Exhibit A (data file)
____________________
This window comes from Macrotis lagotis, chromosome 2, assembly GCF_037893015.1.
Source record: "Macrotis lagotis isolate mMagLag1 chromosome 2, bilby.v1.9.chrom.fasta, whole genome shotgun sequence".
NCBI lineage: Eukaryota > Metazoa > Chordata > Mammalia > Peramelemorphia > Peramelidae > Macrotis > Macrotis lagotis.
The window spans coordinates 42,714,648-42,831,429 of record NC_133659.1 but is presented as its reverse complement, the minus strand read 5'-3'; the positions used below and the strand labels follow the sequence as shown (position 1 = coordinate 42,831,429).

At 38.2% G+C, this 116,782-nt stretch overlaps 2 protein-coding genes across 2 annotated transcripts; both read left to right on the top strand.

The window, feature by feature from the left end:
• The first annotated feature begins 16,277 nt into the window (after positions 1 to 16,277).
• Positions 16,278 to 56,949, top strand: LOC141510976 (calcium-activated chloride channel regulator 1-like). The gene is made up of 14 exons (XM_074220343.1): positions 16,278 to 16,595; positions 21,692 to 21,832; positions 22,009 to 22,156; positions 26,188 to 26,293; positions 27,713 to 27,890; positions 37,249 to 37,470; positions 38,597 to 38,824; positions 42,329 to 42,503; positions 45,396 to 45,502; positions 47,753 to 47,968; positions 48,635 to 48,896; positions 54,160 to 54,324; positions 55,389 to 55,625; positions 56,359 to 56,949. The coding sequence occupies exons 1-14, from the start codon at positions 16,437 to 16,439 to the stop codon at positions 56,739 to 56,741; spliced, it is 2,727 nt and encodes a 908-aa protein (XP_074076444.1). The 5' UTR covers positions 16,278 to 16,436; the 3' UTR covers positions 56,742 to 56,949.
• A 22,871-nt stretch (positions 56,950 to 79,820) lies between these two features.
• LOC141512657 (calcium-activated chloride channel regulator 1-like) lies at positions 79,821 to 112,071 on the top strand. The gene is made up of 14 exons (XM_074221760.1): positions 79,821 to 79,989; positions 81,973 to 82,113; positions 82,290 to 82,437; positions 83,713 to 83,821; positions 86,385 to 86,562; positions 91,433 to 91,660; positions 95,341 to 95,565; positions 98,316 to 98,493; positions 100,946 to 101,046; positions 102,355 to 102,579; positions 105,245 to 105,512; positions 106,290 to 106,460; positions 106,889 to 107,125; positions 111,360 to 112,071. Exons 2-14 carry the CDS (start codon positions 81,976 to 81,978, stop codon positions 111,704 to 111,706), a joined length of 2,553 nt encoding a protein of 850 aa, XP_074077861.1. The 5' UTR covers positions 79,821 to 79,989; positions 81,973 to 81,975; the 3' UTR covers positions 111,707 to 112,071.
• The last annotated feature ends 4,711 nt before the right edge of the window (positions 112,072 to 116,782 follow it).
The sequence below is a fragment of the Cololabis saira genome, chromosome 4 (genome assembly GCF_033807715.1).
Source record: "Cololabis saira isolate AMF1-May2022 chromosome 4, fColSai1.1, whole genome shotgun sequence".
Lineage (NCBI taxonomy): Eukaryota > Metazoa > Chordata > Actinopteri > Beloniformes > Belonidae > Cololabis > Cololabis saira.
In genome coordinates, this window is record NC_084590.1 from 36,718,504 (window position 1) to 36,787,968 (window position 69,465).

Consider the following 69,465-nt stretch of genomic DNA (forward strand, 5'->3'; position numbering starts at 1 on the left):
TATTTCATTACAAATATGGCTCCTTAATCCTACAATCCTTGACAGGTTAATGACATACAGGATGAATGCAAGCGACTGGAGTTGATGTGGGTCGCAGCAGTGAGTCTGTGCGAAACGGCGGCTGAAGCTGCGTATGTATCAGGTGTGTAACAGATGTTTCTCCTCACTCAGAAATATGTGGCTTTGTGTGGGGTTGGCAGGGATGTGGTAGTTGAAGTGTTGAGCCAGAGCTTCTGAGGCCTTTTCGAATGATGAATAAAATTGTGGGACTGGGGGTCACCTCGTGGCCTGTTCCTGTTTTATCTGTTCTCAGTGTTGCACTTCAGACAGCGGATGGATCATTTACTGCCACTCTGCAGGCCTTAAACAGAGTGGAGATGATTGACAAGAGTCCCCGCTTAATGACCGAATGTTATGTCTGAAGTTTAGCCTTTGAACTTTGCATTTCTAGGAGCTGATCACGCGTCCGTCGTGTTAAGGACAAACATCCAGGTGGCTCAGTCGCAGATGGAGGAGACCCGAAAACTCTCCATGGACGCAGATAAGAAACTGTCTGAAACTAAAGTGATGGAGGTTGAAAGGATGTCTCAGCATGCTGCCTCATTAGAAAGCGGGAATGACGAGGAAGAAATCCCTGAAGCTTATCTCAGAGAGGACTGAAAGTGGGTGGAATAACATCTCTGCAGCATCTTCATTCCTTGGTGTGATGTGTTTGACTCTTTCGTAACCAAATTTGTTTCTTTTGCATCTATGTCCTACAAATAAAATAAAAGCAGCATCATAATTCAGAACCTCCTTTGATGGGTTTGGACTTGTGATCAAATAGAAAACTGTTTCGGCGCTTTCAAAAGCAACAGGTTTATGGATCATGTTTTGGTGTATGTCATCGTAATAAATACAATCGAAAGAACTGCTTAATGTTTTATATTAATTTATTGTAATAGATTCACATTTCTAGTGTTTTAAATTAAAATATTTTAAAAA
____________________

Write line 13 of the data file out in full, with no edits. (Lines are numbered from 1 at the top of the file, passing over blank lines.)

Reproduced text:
Source record: "Cololabis saira isolate AMF1-May2022 chromosome 4, fColSai1.1, whole genome shotgun sequence".